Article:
Why was my first reaction not to call police? Initially, I didn’t feel too threatened. Was it scary? Yes, but I didn’t feel I had been in huge danger. There’s lots of guys that try to hitchhike in Monsey – generally, tho, as soon as they see I am a woman, they step back. I had thought that perhaps this guy (and yes, he was dressed in Hassidic garb) mistook me for his ride, or for someone else. Perhaps it was an honest mistake. I was also thinking that there is no way they are going to be able to distinguish between all the Monsey guys that are bearded and wear glasses and wear white shirts, dark pants and a dark coat!
It bothered me though that when I was making my police report that they specifically asked if he was Hassidic. It made me feel awkward, informing on a fellow Jew. But if he is a scum bucket, it doesn’t matter what he looks like. And if it was an innocent mistake, no harm done.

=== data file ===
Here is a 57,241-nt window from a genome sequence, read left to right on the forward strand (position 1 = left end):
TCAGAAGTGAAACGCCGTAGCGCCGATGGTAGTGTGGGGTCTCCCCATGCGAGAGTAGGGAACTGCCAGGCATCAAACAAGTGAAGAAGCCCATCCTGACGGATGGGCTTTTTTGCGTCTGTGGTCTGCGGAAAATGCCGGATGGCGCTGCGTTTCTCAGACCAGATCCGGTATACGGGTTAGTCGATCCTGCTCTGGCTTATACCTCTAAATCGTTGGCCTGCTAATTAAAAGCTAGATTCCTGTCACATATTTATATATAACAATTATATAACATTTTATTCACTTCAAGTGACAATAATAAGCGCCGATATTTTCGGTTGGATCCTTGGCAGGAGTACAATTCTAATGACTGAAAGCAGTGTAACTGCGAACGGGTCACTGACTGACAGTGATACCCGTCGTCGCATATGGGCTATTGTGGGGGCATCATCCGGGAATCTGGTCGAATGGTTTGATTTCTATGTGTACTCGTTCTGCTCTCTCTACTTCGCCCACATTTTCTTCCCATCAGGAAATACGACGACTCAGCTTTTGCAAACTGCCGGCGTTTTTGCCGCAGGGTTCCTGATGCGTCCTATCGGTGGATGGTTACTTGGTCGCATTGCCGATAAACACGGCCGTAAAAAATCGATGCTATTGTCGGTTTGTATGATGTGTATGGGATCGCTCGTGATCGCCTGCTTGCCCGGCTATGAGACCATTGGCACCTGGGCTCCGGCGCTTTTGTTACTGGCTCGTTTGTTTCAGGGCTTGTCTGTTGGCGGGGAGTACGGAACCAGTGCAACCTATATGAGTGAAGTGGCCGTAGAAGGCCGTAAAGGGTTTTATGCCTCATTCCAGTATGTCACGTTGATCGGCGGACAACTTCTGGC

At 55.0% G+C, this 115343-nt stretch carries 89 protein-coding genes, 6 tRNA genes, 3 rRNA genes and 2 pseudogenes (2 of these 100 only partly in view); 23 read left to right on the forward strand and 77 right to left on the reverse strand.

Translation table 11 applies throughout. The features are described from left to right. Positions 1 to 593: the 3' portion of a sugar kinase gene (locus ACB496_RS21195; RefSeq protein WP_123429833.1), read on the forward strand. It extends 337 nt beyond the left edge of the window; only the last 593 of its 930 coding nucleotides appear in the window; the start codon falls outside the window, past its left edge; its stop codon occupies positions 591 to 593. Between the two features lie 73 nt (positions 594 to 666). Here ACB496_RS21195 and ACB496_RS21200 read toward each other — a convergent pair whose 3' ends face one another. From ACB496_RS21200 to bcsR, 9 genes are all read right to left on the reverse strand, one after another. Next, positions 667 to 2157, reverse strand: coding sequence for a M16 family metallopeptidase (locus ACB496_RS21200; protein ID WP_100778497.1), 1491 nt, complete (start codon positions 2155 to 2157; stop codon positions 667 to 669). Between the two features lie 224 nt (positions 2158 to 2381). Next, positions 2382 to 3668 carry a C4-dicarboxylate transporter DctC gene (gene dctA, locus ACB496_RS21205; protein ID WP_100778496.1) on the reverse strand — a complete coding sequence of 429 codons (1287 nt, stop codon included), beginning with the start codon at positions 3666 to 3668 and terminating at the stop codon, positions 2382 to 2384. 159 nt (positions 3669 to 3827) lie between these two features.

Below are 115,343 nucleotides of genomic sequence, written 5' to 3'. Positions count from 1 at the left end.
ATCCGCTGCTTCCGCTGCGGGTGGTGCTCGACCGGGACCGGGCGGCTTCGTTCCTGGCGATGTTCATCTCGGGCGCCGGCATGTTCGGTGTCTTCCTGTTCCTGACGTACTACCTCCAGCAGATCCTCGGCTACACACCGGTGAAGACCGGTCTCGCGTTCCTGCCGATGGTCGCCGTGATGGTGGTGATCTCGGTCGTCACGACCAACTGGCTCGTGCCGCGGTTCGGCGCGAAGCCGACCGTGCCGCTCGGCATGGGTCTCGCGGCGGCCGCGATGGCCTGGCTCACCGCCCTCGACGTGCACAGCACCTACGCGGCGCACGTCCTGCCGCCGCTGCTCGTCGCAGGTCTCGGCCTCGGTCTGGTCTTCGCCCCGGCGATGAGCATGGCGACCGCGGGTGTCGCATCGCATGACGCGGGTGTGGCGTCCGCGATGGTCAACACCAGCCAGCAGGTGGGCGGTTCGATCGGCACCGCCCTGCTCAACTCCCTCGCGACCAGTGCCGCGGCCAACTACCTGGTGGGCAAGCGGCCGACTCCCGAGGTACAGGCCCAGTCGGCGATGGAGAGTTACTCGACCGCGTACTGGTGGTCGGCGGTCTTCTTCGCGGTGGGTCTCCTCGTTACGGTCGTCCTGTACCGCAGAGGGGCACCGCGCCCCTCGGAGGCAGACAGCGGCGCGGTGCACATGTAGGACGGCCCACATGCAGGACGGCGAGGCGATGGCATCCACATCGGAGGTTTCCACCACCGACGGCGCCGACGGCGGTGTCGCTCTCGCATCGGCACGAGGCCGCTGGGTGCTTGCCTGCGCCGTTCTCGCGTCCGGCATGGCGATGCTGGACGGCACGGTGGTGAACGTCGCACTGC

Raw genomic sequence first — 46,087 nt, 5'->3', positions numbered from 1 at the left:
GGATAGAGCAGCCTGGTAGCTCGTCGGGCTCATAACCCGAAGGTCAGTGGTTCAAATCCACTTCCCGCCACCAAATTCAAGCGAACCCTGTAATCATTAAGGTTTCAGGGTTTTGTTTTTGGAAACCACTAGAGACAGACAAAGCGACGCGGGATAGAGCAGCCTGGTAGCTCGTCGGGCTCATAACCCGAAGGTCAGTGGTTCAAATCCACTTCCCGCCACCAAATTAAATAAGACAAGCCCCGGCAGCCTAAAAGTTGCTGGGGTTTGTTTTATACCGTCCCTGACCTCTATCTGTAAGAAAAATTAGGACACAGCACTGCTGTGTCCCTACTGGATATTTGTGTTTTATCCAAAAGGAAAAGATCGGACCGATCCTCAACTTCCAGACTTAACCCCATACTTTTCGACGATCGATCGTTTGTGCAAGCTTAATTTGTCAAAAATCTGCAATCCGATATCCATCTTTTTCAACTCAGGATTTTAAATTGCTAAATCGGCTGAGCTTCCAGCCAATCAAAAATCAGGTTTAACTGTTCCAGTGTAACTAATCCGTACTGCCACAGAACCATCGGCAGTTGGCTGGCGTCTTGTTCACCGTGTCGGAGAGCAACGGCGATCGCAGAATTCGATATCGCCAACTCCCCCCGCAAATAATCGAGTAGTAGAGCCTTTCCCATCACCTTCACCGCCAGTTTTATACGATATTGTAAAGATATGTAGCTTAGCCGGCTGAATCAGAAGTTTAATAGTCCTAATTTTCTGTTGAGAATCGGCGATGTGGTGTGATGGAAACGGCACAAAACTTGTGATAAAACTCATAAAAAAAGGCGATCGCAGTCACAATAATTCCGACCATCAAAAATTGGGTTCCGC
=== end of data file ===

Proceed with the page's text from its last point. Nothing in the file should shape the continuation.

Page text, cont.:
The police are doubtful of finding him. If similar stories crop up, they will be in touch. No CCTV cameras here, and my description of him was so generic it was really pathetic. But it was the right thing to do to report it. I should have called 911 immediately.
The police officer was so helpful and personable. I was worried they would think I was wasting their time. Not at all. He was there to help.
Some safety tips:
- NEVER put your purse / laptop bag / wallet on the passenger seat of your car. If you are stopped at a light, and your car doors are unlocked, someone can open the door and steal them faster than anything.
- Lock your doors once you start driving if your car doesn’t do it automatically.
- Do not text and drive.
- Do not drink and drive.
- Always be aware of your surroundings.
- Wear your seat-belt.
- Make sure you know how to set off the panic button on your car alarm if you have one.
Do you have any tips to add?